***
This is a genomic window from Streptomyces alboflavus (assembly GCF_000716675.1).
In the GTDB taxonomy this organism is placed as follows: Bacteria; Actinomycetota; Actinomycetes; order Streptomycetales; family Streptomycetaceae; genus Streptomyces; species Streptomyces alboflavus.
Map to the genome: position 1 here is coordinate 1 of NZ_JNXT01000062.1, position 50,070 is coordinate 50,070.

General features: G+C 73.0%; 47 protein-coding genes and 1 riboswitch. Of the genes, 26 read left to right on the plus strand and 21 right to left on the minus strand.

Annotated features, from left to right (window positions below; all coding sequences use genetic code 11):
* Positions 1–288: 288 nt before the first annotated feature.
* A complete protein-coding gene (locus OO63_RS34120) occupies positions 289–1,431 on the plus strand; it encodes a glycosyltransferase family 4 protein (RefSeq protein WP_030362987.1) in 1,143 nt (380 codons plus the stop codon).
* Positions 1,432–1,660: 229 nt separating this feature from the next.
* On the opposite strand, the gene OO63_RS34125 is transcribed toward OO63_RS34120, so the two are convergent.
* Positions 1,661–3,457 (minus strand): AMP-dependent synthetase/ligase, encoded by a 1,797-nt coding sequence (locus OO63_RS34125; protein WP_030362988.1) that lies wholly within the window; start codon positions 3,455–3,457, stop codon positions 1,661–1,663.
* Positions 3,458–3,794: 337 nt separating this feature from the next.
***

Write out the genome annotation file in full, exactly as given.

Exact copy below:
This is a genomic window from Streptomyces alboflavus (assembly GCF_000716675.1).
In the GTDB taxonomy this organism is placed as follows: Bacteria; Actinomycetota; Actinomycetes; order Streptomycetales; family Streptomycetaceae; genus Streptomyces; species Streptomyces alboflavus.
Map to the genome: position 1 here is coordinate 1 of NZ_JNXT01000062.1, position 50,070 is coordinate 50,070.

General features: G+C 73.0%; 47 protein-coding genes and 1 riboswitch. Of the genes, 26 read left to right on the plus strand and 21 right to left on the minus strand.

Annotated features, from left to right (window positions below; all coding sequences use genetic code 11):
* Positions 1–288: 288 nt before the first annotated feature.
* A complete protein-coding gene (locus OO63_RS34120) occupies positions 289–1,431 on the plus strand; it encodes a glycosyltransferase family 4 protein (RefSeq protein WP_030362987.1) in 1,143 nt (380 codons plus the stop codon).
* Positions 1,432–1,660: 229 nt separating this feature from the next.
* On the opposite strand, the gene OO63_RS34125 is transcribed toward OO63_RS34120, so the two are convergent.
* Positions 1,661–3,457 (minus strand): AMP-dependent synthetase/ligase, encoded by a 1,797-nt coding sequence (locus OO63_RS34125; protein WP_030362988.1) that lies wholly within the window; start codon positions 3,455–3,457, stop codon positions 1,661–1,663.
* Positions 3,458–3,794: 337 nt separating this feature from the next.